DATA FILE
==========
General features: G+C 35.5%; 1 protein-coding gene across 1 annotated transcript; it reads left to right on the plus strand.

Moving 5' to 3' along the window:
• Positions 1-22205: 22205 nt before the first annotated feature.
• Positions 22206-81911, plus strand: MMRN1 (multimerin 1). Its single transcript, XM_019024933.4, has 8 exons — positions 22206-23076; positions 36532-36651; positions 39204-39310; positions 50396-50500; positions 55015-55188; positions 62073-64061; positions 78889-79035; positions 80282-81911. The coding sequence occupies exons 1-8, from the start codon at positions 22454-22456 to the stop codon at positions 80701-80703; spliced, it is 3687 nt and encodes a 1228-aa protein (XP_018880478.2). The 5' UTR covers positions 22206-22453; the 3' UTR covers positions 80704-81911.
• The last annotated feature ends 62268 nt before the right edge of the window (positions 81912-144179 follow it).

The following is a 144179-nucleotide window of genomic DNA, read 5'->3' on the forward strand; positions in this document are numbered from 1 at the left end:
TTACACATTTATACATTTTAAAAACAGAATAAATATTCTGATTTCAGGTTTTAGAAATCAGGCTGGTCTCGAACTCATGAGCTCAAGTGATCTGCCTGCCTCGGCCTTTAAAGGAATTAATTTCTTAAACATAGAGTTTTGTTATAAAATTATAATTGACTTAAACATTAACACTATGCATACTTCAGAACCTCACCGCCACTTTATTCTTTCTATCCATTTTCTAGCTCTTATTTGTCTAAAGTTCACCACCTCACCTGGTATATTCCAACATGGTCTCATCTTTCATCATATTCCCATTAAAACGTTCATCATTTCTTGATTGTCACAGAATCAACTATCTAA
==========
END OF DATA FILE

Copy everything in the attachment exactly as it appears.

General features: G+C 35.5%; 1 protein-coding gene across 1 annotated transcript; it reads left to right on the plus strand.

Moving 5' to 3' along the window:
• Positions 1-22205: 22205 nt before the first annotated feature.
• Positions 22206-81911, plus strand: MMRN1 (multimerin 1). Its single transcript, XM_019024933.4, has 8 exons — positions 22206-23076; positions 36532-36651; positions 39204-39310; positions 50396-50500; positions 55015-55188; positions 62073-64061; positions 78889-79035; positions 80282-81911. The coding sequence occupies exons 1-8, from the start codon at positions 22454-22456 to the stop codon at positions 80701-80703; spliced, it is 3687 nt and encodes a 1228-aa protein (XP_018880478.2). The 5' UTR covers positions 22206-22453; the 3' UTR covers positions 80704-81911.
• The last annotated feature ends 62268 nt before the right edge of the window (positions 81912-144179 follow it).

The following is a 144179-nucleotide window of genomic DNA, read 5'->3' on the forward strand; positions in this document are numbered from 1 at the left end:
TTACACATTTATACATTTTAAAAACAGAATAAATATTCTGATTTCAGGTTTTAGAAATCAGGCTGGTCTCGAACTCATGAGCTCAAGTGATCTGCCTGCCTCGGCCTTTAAAGGAATTAATTTCTTAAACATAGAGTTTTGTTATAAAATTATAATTGACTTAAACATTAACACTATGCATACTTCAGAACCTCACCGCCACTTTATTCTTTCTATCCATTTTCTAGCTCTTATTTGTCTAAAGTTCACCACCTCACCTGGTATATTCCAACATGGTCTCATCTTTCATCATATTCCCATTAAAACGTTCATCATTTCTTGATTGTCACAGAATCAACTATCTAA